Review: Dancers Among Us by Jordan Matter

“Dancers are storytellers.” 

In one thrilling photograph after another, Dancers Among Us presents professional dancers from across the country–leaping, spinning, lifting, kicking, while in the midst of daily living.

There’s no photo manipulation here, no trampolines, no gimmicks, no tricks. Just a photographer, his vision, and the serendipity of what happens when the shutter clicks.

I went into this not knowing what to expect, but was ultimately blown away by the sheer joy and awe I felt just flipping from page to page in this book. The seemingly effortless and effervescent way the dancers were captured by Jordan Matter made my head spin.

Divided into seven parts with short essays by the author accompanying each one, I was quickly swept up inside this world where everything seemed to be vibrant, sparkling and moving. There’s also a lovely dose of quotes from well-known individuals sprinkled throughout Dancers Among Us.

But for now I’d like to focus on those bits and pieces that most pierced my heart:

#1: Rise Above It All
Michelle Fleet
New York, New YorkDancers Among Us 1-- bookspoils
#2: Opening Night
Parisa Khobdeh
New York, New YorkDancers Among Us 2-- bookspoils

#3: Big Day
Kristin DeCesare, Jessica Press
New York, New YorkDancers Among Us 3-- bookspoils

#4: Mama’s Boy
Sun Chong, with his mother
Washington, DCDancers Among Us 4-- bookspoils

#5: Vista
Evgeniya Chernukhina
New York, New York
Dancers Among Us 5-- bookspoils

#6: Save the Day
Ricardo Rhodes
Sarasota, Florida
Dancers Among Us 6-- bookspoils

#7: Saving Lives
Duncan Lyle
Boston, MassachusettsDancers Among Us 7-- bookspoilsI stared at the above picture for an hour trying to figure out how it looks so damn effortless.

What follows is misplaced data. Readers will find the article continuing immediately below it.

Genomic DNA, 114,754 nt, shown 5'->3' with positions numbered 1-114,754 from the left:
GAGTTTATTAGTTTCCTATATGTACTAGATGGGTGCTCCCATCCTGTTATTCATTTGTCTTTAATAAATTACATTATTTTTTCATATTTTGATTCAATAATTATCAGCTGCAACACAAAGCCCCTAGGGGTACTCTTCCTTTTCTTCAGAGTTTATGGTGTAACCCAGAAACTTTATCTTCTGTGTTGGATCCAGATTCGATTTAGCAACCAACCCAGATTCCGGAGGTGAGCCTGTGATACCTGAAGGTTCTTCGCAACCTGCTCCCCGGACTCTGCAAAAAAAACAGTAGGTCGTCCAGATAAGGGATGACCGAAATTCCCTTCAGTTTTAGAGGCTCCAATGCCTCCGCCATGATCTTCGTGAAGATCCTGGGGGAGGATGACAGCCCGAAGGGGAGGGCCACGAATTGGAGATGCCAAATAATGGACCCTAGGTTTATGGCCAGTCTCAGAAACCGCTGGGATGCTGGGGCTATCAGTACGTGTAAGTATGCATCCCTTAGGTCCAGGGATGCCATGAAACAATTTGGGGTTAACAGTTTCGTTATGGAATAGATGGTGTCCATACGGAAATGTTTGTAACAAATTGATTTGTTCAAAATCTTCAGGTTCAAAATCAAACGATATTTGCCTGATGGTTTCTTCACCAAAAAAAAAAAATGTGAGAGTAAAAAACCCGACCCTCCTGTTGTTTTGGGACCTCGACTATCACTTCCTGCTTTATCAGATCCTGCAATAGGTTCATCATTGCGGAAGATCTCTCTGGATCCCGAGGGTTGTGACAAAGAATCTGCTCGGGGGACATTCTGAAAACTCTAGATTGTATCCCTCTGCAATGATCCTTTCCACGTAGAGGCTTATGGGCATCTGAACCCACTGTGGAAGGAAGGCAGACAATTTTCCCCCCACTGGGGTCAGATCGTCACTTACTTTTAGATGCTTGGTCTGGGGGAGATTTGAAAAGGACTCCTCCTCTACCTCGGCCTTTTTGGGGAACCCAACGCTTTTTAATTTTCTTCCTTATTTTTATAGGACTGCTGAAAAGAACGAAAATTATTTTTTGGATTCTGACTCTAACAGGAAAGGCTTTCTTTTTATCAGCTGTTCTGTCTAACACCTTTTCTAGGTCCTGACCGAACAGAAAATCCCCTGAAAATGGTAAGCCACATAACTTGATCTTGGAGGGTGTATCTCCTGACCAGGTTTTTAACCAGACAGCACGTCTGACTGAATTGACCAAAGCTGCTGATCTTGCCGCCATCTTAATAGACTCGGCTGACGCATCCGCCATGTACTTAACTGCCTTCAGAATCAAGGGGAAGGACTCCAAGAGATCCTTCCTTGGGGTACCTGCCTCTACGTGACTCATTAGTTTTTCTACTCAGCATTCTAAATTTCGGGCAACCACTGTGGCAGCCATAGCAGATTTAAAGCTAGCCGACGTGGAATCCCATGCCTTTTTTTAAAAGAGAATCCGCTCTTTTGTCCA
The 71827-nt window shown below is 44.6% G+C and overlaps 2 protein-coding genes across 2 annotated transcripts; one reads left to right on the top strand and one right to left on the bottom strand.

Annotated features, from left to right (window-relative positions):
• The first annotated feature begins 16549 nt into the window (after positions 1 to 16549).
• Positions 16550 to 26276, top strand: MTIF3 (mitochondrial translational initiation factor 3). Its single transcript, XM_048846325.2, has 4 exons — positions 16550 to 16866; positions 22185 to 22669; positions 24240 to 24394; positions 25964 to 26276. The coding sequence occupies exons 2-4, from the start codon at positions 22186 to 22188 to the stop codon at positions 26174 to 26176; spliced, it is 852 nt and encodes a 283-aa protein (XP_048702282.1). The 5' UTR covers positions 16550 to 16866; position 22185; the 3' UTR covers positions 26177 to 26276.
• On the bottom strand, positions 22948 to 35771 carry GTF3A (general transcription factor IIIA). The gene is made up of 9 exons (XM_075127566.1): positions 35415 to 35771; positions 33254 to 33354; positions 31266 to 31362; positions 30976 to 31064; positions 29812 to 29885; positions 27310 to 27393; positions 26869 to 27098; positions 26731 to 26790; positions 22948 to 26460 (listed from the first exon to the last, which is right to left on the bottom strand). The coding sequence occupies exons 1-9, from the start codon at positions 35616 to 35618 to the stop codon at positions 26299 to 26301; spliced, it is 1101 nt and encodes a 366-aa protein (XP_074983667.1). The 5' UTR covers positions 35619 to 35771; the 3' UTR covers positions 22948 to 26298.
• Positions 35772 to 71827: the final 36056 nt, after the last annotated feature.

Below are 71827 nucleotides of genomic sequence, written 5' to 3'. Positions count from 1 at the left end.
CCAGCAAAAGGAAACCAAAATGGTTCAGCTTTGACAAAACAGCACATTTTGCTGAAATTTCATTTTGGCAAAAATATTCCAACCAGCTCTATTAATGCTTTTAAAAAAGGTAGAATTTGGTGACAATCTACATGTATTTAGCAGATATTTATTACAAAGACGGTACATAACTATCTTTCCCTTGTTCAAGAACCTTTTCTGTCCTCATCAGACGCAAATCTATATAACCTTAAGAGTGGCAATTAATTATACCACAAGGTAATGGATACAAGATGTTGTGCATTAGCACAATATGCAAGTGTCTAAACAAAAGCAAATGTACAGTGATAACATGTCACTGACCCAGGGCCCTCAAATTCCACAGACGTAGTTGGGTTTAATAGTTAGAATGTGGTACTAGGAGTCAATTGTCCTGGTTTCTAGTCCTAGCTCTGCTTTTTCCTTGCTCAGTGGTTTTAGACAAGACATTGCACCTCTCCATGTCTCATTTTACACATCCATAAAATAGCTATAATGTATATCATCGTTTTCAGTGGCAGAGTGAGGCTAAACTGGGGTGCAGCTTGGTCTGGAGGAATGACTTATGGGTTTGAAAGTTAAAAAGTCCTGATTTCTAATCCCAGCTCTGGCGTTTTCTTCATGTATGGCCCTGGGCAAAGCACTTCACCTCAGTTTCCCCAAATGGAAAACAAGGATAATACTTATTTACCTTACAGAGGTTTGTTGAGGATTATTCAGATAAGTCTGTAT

#8: Transfer
Jeffrey Smith
New York, New York
Dancers Among Us 8-- bookspoils

#9: Park It
B-boy Gentl Minsung Kim
New York, New York
Dancers Among Us 9-- bookspoils

#10: Close Shave
Alyssa Desamais
Montreal, Canada
Dancers Among Us 10-- bookspoils

#11: Book Worm
Casia Vengoechea
New York, New YorkDancers Among Us 11-- bookspoils

#12: Cram Session
Michelle Fleet
New York, New YorkDancers Among Us 12-- bookspoils


However, the one thing I kept wondering throughout was what happened the second after the shutter clicked… Like, how did the dancers get out of their position safely?
But thankfully the author included a section at the end titled “about the photographs.” So if you’re interested in knowing more context about the inspirations or ideas behind any particular photo, you can just check out said section at the end of the book. It’s utterly brilliant and adds immense depth to each picture.

4/5 stars

Note: I’m an Amazon Affiliate. If you’re interested in buying Dancers Among Us, just click on the image below to go through my link. I’ll make a small commission!

Review: This Is Really Happening by Erin Chack

I’ve been waiting for this particular collection of essays to come out ever since I read the very first essay about a month ago in this preview. And This Is Really Happening really lived up to the hype I’d created in my mind. The writing was just as laid-back, wise, heartbreaking and laugh-out-loud funny as I’d remembered.

In this book Erin Chack recounts everything from meeting her soulmate at age 14 to her first chemotherapy session at age 19 to what really goes on behind the scenes at a major Internet media company.

She authentically captures the agony and the ecstasy of the millennial experience, whether it’s her first kiss (“Sean’s tongue! In my mouth! Slippery and wet like a slug in the rain.”) or her struggles with anxiety (“When people throw caution to the wind, I am stuck imagining the poor soul who has to break his back sweeping caution into a dustpan”).

And my favorite essays remain to be the first one, where she recounts the story of telling her friends she has cancer. It was so damn poignant yet Chack still managed to insert some of her whip-smart humor. And In “BURY ME WITH POISON IVY,” when she tells the story of how she met her boyfriend, Sean, in school over a decade ago. It was quiet and intimate and so similar to an actual YA novel because the author excels at creating an authentic teen voice. I loved it.

But my attention was held in particular by the sharp insights on every page. We have a broad range of essays in this collection: from going on a ten-thousand-mile trip and getting nearly attacked by a bear towards the end, crappy jobs at the age of ten and then the privilege of working at BuzzFeed, losing her hair because of chemotherapy, meeting her best friend while studying abroad in London, the stress of high school, getting pranked as hell on April Fools, “being frustrated with the version of cancer we see in books and movies” (!!!!) and The Fault in Our Stars, on periods and switching to menstrual cups, and a healthy dose of mortality discussion to top it all off.